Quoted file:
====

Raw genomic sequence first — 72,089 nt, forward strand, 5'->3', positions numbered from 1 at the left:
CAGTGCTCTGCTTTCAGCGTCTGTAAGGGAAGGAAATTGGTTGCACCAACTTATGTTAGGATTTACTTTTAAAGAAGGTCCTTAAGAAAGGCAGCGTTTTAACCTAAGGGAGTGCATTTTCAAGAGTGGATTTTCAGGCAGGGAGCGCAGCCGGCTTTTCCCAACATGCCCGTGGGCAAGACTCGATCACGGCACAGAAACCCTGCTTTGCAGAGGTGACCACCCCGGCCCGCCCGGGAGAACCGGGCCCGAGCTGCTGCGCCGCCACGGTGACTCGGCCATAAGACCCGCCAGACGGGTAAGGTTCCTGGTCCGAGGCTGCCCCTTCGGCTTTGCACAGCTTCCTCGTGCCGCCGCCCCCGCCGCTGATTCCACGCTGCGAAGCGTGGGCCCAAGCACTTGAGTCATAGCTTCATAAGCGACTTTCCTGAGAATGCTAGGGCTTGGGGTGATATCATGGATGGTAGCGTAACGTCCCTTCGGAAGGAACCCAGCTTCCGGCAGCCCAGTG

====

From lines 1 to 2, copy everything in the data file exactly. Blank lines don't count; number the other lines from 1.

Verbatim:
Raw genomic sequence first — 72,089 nt, forward strand, 5'->3', positions numbered from 1 at the left:
CAGTGCTCTGCTTTCAGCGTCTGTAAGGGAAGGAAATTGGTTGCACCAACTTATGTTAGGATTTACTTTTAAAGAAGGTCCTTAAGAAAGGCAGCGTTTTAACCTAAGGGAGTGCATTTTCAAGAGTGGATTTTCAGGCAGGGAGCGCAGCCGGCTTTTCCCAACATGCCCGTGGGCAAGACTCGATCACGGCACAGAAACCCTGCTTTGCAGAGGTGACCACCCCGGCCCGCCCGGGAGAACCGGGCCCGAGCTGCTGCGCCGCCACGGTGACTCGGCCATAAGACCCGCCAGACGGGTAAGGTTCCTGGTCCGAGGCTGCCCCTTCGGCTTTGCACAGCTTCCTCGTGCCGCCGCCCCCGCCGCTGATTCCACGCTGCGAAGCGTGGGCCCAAGCACTTGAGTCATAGCTTCATAAGCGACTTTCCTGAGAATGCTAGGGCTTGGGGTGATATCATGGATGGTAGCGTAACGTCCCTTCGGAAGGAACCCAGCTTCCGGCAGCCCAGTG